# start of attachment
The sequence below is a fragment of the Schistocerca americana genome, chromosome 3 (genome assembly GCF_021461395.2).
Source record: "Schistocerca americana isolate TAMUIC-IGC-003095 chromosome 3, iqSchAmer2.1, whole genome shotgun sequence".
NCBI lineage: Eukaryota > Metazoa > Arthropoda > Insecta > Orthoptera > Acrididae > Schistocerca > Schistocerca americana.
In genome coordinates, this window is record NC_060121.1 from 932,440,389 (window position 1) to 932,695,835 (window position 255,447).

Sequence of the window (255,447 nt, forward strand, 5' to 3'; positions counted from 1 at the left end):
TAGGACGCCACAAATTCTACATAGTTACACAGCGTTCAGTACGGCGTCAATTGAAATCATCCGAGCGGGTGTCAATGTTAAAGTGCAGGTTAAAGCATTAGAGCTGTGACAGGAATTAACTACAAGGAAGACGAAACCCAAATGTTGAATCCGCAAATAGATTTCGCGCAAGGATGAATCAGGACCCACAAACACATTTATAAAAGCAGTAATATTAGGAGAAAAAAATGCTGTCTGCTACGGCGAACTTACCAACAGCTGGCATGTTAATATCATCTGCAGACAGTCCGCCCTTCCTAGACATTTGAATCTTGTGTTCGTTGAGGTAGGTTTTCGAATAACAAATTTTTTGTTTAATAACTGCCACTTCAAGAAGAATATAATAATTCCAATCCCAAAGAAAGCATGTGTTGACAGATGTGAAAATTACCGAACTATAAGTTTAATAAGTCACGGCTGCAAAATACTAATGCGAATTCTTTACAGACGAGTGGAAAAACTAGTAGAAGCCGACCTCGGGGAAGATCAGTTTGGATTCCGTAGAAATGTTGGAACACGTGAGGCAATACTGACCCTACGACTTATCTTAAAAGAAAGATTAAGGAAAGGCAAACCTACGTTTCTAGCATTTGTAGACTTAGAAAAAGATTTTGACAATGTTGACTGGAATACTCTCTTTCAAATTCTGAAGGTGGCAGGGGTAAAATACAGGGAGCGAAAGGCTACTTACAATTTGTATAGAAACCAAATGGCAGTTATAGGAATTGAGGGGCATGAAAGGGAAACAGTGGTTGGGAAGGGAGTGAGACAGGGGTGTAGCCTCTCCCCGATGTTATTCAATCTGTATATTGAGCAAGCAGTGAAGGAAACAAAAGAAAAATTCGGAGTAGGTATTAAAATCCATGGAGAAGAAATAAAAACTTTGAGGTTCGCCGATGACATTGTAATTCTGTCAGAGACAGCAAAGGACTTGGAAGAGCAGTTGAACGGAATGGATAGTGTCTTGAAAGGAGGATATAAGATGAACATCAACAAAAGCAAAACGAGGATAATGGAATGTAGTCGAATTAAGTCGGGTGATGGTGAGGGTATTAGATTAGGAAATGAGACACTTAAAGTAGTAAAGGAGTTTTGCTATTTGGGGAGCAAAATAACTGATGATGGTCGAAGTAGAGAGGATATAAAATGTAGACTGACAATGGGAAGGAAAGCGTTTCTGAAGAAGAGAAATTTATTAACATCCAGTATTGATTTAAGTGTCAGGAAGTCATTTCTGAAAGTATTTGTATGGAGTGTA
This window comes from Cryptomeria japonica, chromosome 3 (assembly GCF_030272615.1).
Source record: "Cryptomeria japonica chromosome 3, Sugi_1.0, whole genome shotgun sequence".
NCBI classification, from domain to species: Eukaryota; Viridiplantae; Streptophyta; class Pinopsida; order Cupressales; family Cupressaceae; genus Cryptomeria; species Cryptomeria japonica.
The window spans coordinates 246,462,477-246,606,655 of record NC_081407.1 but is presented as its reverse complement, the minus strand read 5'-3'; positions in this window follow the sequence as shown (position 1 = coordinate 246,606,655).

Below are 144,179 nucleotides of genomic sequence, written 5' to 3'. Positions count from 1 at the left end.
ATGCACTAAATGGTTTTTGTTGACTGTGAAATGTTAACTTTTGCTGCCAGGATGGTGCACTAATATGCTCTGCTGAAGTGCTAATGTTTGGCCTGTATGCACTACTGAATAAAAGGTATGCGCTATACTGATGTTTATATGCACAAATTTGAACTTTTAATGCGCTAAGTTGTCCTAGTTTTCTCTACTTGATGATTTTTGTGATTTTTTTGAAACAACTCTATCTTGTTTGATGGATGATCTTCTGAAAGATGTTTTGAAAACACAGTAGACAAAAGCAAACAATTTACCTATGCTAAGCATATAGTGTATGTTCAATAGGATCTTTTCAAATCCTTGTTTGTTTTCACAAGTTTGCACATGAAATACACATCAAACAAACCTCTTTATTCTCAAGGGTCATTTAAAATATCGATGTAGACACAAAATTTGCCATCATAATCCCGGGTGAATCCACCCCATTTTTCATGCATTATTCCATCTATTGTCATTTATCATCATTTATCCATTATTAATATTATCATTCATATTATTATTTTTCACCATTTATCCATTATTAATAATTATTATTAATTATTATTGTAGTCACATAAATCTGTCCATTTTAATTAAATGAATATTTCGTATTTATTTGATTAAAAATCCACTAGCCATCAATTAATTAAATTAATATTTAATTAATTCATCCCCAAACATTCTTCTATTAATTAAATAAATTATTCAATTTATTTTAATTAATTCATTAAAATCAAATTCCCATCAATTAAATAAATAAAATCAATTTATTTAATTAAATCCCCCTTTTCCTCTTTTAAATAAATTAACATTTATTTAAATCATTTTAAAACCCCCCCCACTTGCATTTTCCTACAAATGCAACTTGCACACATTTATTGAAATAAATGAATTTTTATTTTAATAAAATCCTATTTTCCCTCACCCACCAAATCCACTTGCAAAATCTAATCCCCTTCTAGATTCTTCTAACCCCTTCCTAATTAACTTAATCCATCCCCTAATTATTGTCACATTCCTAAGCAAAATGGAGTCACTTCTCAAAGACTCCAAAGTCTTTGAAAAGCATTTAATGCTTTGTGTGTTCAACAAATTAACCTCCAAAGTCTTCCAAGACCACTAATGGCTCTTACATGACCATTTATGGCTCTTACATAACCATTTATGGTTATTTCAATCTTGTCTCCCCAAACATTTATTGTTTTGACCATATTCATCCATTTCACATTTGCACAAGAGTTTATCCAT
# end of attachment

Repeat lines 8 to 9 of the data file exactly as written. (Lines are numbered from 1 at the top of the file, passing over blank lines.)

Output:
Source record: "Cryptomeria japonica chromosome 3, Sugi_1.0, whole genome shotgun sequence".
NCBI classification, from domain to species: Eukaryota; Viridiplantae; Streptophyta; class Pinopsida; order Cupressales; family Cupressaceae; genus Cryptomeria; species Cryptomeria japonica.